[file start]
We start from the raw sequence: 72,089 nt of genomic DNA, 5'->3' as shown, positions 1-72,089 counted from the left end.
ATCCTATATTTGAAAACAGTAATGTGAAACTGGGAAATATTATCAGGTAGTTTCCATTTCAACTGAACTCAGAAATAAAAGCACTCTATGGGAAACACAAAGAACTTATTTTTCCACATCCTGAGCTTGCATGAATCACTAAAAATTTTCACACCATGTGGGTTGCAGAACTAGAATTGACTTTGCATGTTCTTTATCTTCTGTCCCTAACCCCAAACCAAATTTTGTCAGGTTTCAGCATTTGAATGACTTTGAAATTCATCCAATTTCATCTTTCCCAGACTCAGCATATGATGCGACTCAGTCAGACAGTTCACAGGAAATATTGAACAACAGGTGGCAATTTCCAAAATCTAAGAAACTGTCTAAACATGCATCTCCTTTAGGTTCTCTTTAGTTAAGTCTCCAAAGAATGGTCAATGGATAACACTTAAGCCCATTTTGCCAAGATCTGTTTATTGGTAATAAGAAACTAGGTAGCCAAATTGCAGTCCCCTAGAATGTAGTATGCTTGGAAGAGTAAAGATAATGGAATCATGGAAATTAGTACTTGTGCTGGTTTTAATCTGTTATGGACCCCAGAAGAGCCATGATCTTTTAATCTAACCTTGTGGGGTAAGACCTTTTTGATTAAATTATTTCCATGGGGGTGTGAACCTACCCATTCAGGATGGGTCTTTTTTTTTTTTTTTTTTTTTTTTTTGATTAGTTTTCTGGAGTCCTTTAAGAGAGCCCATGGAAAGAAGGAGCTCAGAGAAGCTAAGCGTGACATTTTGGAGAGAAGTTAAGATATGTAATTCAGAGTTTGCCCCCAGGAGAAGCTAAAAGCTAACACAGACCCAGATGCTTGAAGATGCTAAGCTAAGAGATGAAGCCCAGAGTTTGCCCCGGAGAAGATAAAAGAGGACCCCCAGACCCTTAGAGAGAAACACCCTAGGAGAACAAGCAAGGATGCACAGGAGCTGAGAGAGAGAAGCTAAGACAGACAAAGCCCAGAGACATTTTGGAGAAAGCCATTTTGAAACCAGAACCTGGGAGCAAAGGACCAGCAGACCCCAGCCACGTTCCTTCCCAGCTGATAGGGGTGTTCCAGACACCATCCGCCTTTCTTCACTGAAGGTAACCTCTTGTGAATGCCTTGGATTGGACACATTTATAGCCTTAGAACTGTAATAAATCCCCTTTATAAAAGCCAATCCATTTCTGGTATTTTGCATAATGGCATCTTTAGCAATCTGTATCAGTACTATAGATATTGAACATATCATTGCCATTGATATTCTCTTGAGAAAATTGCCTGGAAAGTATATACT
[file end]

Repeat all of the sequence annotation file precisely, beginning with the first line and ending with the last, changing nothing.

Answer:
We start from the raw sequence: 72,089 nt of genomic DNA, 5'->3' as shown, positions 1-72,089 counted from the left end.
ATCCTATATTTGAAAACAGTAATGTGAAACTGGGAAATATTATCAGGTAGTTTCCATTTCAACTGAACTCAGAAATAAAAGCACTCTATGGGAAACACAAAGAACTTATTTTTCCACATCCTGAGCTTGCATGAATCACTAAAAATTTTCACACCATGTGGGTTGCAGAACTAGAATTGACTTTGCATGTTCTTTATCTTCTGTCCCTAACCCCAAACCAAATTTTGTCAGGTTTCAGCATTTGAATGACTTTGAAATTCATCCAATTTCATCTTTCCCAGACTCAGCATATGATGCGACTCAGTCAGACAGTTCACAGGAAATATTGAACAACAGGTGGCAATTTCCAAAATCTAAGAAACTGTCTAAACATGCATCTCCTTTAGGTTCTCTTTAGTTAAGTCTCCAAAGAATGGTCAATGGATAACACTTAAGCCCATTTTGCCAAGATCTGTTTATTGGTAATAAGAAACTAGGTAGCCAAATTGCAGTCCCCTAGAATGTAGTATGCTTGGAAGAGTAAAGATAATGGAATCATGGAAATTAGTACTTGTGCTGGTTTTAATCTGTTATGGACCCCAGAAGAGCCATGATCTTTTAATCTAACCTTGTGGGGTAAGACCTTTTTGATTAAATTATTTCCATGGGGGTGTGAACCTACCCATTCAGGATGGGTCTTTTTTTTTTTTTTTTTTTTTTTTTTGATTAGTTTTCTGGAGTCCTTTAAGAGAGCCCATGGAAAGAAGGAGCTCAGAGAAGCTAAGCGTGACATTTTGGAGAGAAGTTAAGATATGTAATTCAGAGTTTGCCCCCAGGAGAAGCTAAAAGCTAACACAGACCCAGATGCTTGAAGATGCTAAGCTAAGAGATGAAGCCCAGAGTTTGCCCCGGAGAAGATAAAAGAGGACCCCCAGACCCTTAGAGAGAAACACCCTAGGAGAACAAGCAAGGATGCACAGGAGCTGAGAGAGAGAAGCTAAGACAGACAAAGCCCAGAGACATTTTGGAGAAAGCCATTTTGAAACCAGAACCTGGGAGCAAAGGACCAGCAGACCCCAGCCACGTTCCTTCCCAGCTGATAGGGGTGTTCCAGACACCATCCGCCTTTCTTCACTGAAGGTAACCTCTTGTGAATGCCTTGGATTGGACACATTTATAGCCTTAGAACTGTAATAAATCCCCTTTATAAAAGCCAATCCATTTCTGGTATTTTGCATAATGGCATCTTTAGCAATCTGTATCAGTACTATAGATATTGAACATATCATTGCCATTGATATTCTCTTGAGAAAATTGCCTGGAAAGTATATACT